Historically low interest rates are to stay for the next three years at least.
And while that’s good news for mortgage holders and businesses, it’s bad news for government revenues and pensioners who rely on their savings.
Mark Carney, the new governor of the Bank of England, announced last week that interest rates would be held at their present record low level of 0.5 per cent until the UK’s unemployment rate falls to at least 7 per cent.
Under its latest economic forecasts the Bank does not expect this target to be hit until the second half of 2016, suggesting that the cost of borrowing throughout the economy will remain low for three more years.
Paul Chambers, chairman of the Isle of Man Pensioners’ Association, said it would mean a real struggle for those on limited savings and those who do not receive the Manx pension supplement.
He said: ‘Given the views of the new governor of the Bank of England’s statement that interest rates will remain at historically low rates until unemployment falls, clearly there will be an impact on the income of all pensioners who rely on their savings.
‘But for those who are on limited savings and low or fixed pensions and do not receive the Isle of Man Pension Supplement they will be facing a real struggle.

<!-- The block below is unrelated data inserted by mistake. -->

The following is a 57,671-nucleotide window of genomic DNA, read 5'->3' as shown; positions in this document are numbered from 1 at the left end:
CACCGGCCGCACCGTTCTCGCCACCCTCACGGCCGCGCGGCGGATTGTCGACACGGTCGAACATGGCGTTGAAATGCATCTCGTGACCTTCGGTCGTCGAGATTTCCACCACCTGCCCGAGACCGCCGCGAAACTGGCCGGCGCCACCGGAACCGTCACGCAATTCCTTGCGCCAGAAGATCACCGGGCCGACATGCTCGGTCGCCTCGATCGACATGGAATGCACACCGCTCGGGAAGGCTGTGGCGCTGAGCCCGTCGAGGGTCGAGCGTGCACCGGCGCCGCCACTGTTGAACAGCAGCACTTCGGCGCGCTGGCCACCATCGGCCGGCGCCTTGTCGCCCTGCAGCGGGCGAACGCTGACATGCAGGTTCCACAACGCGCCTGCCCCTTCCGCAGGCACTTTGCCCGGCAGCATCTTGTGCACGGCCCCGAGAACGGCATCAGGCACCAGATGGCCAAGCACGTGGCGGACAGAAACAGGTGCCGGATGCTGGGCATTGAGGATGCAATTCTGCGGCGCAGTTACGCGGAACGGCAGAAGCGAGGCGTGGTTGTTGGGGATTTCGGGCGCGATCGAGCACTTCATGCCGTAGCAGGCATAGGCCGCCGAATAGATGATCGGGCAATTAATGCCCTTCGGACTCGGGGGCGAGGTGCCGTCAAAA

‘Given the much vaunted “Freedom to Flourish”, why are there are so few in government who are concerned about this group?’
Low interest rates impact on government revenues in two ways. Firstly, they mean that less interest is earned on deposits and, secondly, the tax take is reduced if saving rates go down – although that is offset by reduced costs of providing mortgage interest tax relief.
Chief Minister Allan Bell MHK said of the Bank of England’s new policy: ‘It’s good news for businesses and mortgage holders, but for investors and people living off investment income, it will mean a further contraction in income levels.
‘There will be a reduction in the amount of tax revenues to government and further pressure on Treasury revenues at a time when we are struggling to balance the budget.’
Previous Bank of England governor Mervyn King resisted offering any guidance on the future path of interest rates.
But the new policy, described as ‘forward guidance’, aims to give households and businesses confidence that could spur economic growth and jobs creation.